Editor's note: LZ Granderson, who writes a weekly column for CNN.com, has been named Journalist of the Year by the National Lesbian and Gay Journalists Association. He is a senior writer and columnist for ESPN The Magazine and ESPN.com and a 2010 nominee and the 2009 winner of the Gay and Lesbian Alliance Against Defamation award for online journalism. Follow him on Twitter at @locs_n_laughs. Watch him on CNN Newsroom Tuesdays at 9 a.m. ET.
Grand Rapids, Michigan (CNN) -- As a voter, aren't you tired of feeling as if you don't really have a choice?
Primaries have an assortment of personalities to sort through early on, but at the end of the day, the general election often forces us into a this-or-that, the lesser-of-two-evils scenario.
Technically that scenario is still a choice, but I bet if you went to an all-you-can-eat buffet and they only served mashed potatoes and mashed potatoes with gravy, you would want your money back.
And when I look at some of the decisions President Obama has made, that's exactly what I want, my money back.
But then I look at the field of Republican candidates and I just feel trapped, as our election process has become less about which candidate you prefer and more like which limb you want to cut off.
The only GOP candidate I find myself wanting to hear more from is Jon Huntsman, who, when I last checked, finished a hair below Lady Gaga and a handful of rocks in the latest Gallup poll.
"He's a nice guy, but he's out of his league," said Bob List, a former Nevada governor and GOP strategist.
Is Huntsman a charismatic politician?
But wow -- a former governor who oversaw the biggest tax cut in his state's history, maintained a surplus in the budget, speaks fluent Chinese and is a talented enough musician to play on stage with REO Speedwagon is deemed "out of his league." But Rick Perry, the dude who got a "D" in economics and brags about creating more minimum wage jobs, many without benefits, than any other governor is not?
I don't know what kind of league List is talking about, but it sounds nuts to me.
It's those kinds of insider statements that have me reminiscing about the free-wheeling Ross Perot.
True, the 1992 independent candidate didn't win. He finished third behind winner Bill Clinton and George H.W. Bush. But man was he fun. He didn't have to deal with the Lists in his party, and because of that, the nearly 20 million people who voted for him didn't feel as trapped.
Think about it: Perot captured nearly 19% of the popular vote, more than 50% of them independents. This was at a time in which no one really paid attention to independent voters. But in 2008, independent voters were credited with being the difference makers, and today the big GOP question is whether a social conservative in the primary can appeal to moderates and independents in the general.
Huntsman's showing a bit more personality now, and he is unveiling a jobs package ahead of Obama and Mitt Romney. But the reality is, it doesn't matter. He effectively eliminated his chances of making conservatives swoon, and thus winning the GOP nomination, when he tweeted that he believes in evolution and global warming.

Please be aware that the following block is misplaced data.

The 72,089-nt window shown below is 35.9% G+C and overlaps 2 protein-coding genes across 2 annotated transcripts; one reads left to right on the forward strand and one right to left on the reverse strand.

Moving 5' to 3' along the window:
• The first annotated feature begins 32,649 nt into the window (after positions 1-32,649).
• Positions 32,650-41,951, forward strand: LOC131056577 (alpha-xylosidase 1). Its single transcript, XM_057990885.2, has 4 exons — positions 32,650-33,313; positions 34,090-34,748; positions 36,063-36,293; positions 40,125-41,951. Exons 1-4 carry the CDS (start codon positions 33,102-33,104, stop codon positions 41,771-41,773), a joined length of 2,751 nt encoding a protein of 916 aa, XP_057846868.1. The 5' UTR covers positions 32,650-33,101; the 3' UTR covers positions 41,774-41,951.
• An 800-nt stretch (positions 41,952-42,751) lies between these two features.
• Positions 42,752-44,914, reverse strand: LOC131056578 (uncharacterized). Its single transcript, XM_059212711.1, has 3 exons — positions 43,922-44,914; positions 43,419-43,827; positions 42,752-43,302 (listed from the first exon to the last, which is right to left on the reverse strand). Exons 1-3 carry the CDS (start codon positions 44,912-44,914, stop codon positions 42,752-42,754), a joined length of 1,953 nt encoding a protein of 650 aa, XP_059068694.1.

But in closing the GOP door, he opened the independent window. It would seem that if Huntsman is still serious about being the next president of the United States, then instead of trying to win over the social conservatives who never liked him anyway, he should reboot his campaign and run as an independent.
Let the Romneys and Perrys and Bachmanns slug it out and spend the next 16 months addressing voters who are not happy with Democrats or Republicans -- which is likely to be a fairly high number considering only 39% of Americans approve of the job Obama's doing and just 13% of them like Congress.
One of the reasons why Obama continues to be in a virtual tie in the polls with Perry and Romney isn't because his economic policies are stellar, but because a lot of voters are concerned about the theocracy and overall influence of the tea party Republicans who have proven to be a group of folks not very interested in compromise.
So even though independent voters may have questions about Obama's ability to help the economy, and they may agree with some of the fiscal talking points of his opponents, when given the choice between him and, say, a candidate who wants to make abortions illegal, or discriminates against gays or Muslims, well he becomes a lot more appealing.
And that my friend, is the reason why the elections are technically a choice, but don't feel like one.
When voters are forced between what they believe is right for the country and their civil rights or the civil rights of others they're not really weighing legislative options, they're deciding which limb to cut off.
At least for a moment Perot brought another option. Even if you felt he wouldn't win, at least he didn't spend his entire campaign regurgitating partisan talking points or trying to prove himself to be the most conservative or progressive option. I'm not saying he was the best person for the job -- and as I recall, he said some crazy stuff too -- but he was there.
Like Perot I don't know if Huntsman is the best person for the job, but what I do know is compare his on-the-job performance with the rest of field, and you will see he is not out of his league.
He's just playing for the wrong team.
The opinions expressed in this commentary are solely those of LZ Granderson.